Atherton high school, Louisville, is
secretary-treasurof the association.
Included among deans who are
expected to attend the convention,
(Continued on Page Four)

with Duke University tomorrow at 2 p.m. SuKy also plans to
welcome the team home when they
arrive at 4.10 p.m. Sunday at the
Union station.
The committee which was In
charge of the send-olast night
will sponsor a pep meeting which
planned for next Friday night,
preceding the homecoming
with Tulane on Saturday. The
committee will attempt to get per- mission for a bonfire and a torch
light parade at this rally.
contest will be
climaxed at the homecoming game.
The winner of the contest will be
presented a silver loving cup and a
free shave on Stoll field between the
halves of the game. The winner
will be selected as the man having
the longest and heaviest beard. The
Judges of the contest will be announced In a few days. In the
meantime, SuKy asks that all male
students allow their beards to remain unshaven until the contest is



Social Calendar
To Be Released
Several Fraternities Fail To
Petition For Dance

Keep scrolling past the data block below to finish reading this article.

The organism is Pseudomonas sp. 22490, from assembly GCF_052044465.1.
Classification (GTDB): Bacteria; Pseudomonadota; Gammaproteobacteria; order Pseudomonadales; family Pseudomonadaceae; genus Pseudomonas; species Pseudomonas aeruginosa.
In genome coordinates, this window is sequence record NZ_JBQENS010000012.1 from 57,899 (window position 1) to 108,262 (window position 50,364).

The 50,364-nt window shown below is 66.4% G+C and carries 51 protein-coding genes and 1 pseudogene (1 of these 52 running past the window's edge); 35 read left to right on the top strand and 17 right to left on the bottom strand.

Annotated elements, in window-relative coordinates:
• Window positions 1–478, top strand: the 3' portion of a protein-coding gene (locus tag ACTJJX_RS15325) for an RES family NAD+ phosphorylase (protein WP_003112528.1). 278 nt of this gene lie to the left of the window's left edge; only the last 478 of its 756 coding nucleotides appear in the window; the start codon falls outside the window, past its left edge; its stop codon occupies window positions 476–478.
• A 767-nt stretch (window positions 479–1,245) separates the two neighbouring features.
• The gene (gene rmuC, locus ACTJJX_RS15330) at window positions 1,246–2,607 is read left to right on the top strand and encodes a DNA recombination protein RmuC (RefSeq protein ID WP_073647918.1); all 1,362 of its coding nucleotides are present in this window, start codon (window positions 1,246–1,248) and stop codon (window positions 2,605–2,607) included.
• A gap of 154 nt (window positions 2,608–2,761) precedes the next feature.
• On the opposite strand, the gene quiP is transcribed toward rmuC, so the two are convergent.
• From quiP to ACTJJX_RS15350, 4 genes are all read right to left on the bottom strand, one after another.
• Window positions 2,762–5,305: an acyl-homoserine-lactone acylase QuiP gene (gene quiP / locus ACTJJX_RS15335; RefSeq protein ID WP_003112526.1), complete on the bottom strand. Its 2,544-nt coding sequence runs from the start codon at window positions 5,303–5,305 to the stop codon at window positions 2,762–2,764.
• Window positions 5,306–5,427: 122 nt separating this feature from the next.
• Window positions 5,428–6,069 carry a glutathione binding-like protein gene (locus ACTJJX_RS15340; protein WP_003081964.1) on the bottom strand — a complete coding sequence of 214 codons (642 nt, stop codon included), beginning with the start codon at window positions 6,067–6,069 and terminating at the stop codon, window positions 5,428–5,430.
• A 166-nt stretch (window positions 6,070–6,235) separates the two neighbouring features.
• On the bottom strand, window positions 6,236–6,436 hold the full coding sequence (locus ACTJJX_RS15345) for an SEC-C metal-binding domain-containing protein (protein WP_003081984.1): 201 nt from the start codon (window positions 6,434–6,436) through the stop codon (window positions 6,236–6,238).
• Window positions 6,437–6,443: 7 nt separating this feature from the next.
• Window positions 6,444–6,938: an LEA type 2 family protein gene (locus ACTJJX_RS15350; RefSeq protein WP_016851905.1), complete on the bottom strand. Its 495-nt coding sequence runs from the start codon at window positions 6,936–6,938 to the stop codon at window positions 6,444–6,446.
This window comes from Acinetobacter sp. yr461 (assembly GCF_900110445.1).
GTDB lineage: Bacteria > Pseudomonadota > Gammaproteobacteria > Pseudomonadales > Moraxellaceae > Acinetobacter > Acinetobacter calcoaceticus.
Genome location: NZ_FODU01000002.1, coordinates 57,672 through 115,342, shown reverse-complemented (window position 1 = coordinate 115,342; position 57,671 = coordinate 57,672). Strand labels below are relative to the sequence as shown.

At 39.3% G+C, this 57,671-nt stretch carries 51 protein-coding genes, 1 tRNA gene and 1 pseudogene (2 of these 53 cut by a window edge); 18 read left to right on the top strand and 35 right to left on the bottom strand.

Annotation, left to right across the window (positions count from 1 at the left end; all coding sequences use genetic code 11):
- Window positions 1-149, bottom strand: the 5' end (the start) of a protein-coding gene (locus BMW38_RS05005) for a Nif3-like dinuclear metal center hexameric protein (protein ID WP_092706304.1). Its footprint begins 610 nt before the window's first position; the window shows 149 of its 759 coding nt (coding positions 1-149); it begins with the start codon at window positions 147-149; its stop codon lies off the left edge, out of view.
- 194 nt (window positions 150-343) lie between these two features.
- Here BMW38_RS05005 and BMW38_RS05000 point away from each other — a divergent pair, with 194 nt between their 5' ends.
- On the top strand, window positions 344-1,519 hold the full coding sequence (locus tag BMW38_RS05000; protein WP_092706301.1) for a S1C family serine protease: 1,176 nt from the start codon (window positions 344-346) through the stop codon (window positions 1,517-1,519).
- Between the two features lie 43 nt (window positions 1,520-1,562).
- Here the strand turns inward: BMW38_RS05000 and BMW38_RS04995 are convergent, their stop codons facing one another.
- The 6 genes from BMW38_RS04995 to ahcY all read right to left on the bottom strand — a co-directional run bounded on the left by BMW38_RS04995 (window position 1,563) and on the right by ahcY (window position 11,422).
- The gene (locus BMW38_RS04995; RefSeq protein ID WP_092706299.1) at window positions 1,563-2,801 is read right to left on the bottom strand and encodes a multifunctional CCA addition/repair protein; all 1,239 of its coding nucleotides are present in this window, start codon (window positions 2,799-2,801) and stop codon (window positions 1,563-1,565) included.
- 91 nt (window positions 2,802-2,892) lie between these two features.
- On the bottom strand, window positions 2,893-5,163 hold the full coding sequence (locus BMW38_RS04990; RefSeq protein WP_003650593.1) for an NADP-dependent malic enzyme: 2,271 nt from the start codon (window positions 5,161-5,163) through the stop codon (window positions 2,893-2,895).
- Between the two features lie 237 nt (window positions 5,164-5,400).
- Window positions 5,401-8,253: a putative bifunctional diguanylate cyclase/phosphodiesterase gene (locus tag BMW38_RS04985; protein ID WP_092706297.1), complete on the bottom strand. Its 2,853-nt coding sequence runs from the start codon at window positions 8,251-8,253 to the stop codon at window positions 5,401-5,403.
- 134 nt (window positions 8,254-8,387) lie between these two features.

Deans will release the sociar cal
endar for this year as soon as the
various committees
and councils

can pass on it. Approximate release
date will be about November 15.
According to Dean C. R. Melcher,
all the dates should have been
turned In several days ago, but a
few fraternities on the campus
failed to petition for dates before
the last day and so they will not
be granted a dance unless other arrangements are made.
In order to draw up the social
calendar the dates must be turned
in to Dean Melcher, who examines
them and gives them to the Student council who In turn makes the
choice between fraternities for the
The calendar
then must be sent back to Dean
Melcher who places it before the
university senate for final approval.
The senate Is scheduled to meet
net on November 14 at which time
In Brief
the calendar will be presented. The
Dean of Womens' conference meets;
calendar In its accepted form will
Wildcats sent to Duke to beat;
then be published in The Kernel
Co-emust have Ma's consent.
if It Is accepted
Or Knoxville bound they will not on November
by the senate.
Muslcale plans come a'rushin';
Y. M. C. A. begins discussion;
Council slams class politicians;
Gridgraph to relay teams' conditions.
Bliss Warren, chairman of the
Two university
students were World Fellowshin committee of the